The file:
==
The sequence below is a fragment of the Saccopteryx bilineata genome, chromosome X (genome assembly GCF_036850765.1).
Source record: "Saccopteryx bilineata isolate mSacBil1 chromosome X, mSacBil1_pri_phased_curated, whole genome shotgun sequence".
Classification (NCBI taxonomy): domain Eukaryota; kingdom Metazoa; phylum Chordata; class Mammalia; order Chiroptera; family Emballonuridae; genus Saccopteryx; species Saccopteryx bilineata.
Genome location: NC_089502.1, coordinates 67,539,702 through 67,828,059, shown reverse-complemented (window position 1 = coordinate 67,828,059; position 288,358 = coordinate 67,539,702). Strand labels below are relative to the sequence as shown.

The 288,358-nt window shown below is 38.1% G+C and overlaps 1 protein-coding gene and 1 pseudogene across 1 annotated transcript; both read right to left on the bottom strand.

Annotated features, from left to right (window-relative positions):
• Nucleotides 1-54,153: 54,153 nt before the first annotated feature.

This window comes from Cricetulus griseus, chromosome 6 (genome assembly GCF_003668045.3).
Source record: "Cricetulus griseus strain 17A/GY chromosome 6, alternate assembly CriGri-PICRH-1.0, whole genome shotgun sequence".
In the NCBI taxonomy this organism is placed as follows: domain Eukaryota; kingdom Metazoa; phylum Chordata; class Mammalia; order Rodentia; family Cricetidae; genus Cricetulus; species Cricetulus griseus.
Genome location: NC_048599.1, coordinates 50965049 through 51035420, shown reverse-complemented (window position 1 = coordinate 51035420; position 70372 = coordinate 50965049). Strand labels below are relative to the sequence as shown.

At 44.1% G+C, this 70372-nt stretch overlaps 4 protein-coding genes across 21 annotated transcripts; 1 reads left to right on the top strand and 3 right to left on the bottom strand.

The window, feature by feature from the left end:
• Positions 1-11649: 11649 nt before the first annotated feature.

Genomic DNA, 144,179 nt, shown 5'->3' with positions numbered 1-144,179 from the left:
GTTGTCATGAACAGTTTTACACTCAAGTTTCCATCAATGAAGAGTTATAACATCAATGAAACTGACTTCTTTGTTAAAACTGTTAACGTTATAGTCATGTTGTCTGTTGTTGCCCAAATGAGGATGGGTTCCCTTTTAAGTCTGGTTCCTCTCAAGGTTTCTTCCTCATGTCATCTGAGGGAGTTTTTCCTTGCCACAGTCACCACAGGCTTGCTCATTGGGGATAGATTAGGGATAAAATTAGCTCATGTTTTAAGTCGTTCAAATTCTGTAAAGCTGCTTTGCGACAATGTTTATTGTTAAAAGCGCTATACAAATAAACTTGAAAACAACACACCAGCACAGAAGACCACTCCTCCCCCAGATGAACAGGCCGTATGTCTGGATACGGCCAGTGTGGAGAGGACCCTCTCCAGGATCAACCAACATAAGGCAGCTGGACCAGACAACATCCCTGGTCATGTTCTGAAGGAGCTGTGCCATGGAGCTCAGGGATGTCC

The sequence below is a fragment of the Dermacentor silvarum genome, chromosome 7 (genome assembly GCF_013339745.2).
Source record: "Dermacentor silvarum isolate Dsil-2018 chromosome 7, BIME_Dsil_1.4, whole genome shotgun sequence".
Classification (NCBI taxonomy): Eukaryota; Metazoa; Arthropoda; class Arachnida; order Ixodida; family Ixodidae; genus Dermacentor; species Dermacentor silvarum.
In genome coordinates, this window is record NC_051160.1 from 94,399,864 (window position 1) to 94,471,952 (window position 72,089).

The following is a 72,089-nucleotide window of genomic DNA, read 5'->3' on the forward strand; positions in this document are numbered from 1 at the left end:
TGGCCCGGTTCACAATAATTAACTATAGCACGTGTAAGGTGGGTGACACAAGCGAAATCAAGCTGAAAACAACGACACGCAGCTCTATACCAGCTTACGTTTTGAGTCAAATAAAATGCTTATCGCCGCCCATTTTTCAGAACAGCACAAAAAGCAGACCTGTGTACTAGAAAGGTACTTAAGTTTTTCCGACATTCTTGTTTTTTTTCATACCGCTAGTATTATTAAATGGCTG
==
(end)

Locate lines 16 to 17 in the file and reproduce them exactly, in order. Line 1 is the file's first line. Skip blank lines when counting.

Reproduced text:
GTTGTCATGAACAGTTTTACACTCAAGTTTCCATCAATGAAGAGTTATAACATCAATGAAACTGACTTCTTTGTTAAAACTGTTAACGTTATAGTCATGTTGTCTGTTGTTGCCCAAATGAGGATGGGTTCCCTTTTAAGTCTGGTTCCTCTCAAGGTTTCTTCCTCATGTCATCTGAGGGAGTTTTTCCTTGCCACAGTCACCACAGGCTTGCTCATTGGGGATAGATTAGGGATAAAATTAGCTCATGTTTTAAGTCGTTCAAATTCTGTAAAGCTGCTTTGCGACAATGTTTATTGTTAAAAGCGCTATACAAATAAACTTGAAAACAACACACCAGCACAGAAGACCACTCCTCCCCCAGATGAACAGGCCGTATGTCTGGATACGGCCAGTGTGGAGAGGACCCTCTCCAGGATCAACCAACATAAGGCAGCTGGACCAGACAACATCCCTGGTCATGTTCTGAAGGAGCTGTGCCATGGAGCTCAGGGATGTCC

The sequence below is a fragment of the Dermacentor silvarum genome, chromosome 7 (genome assembly GCF_013339745.2).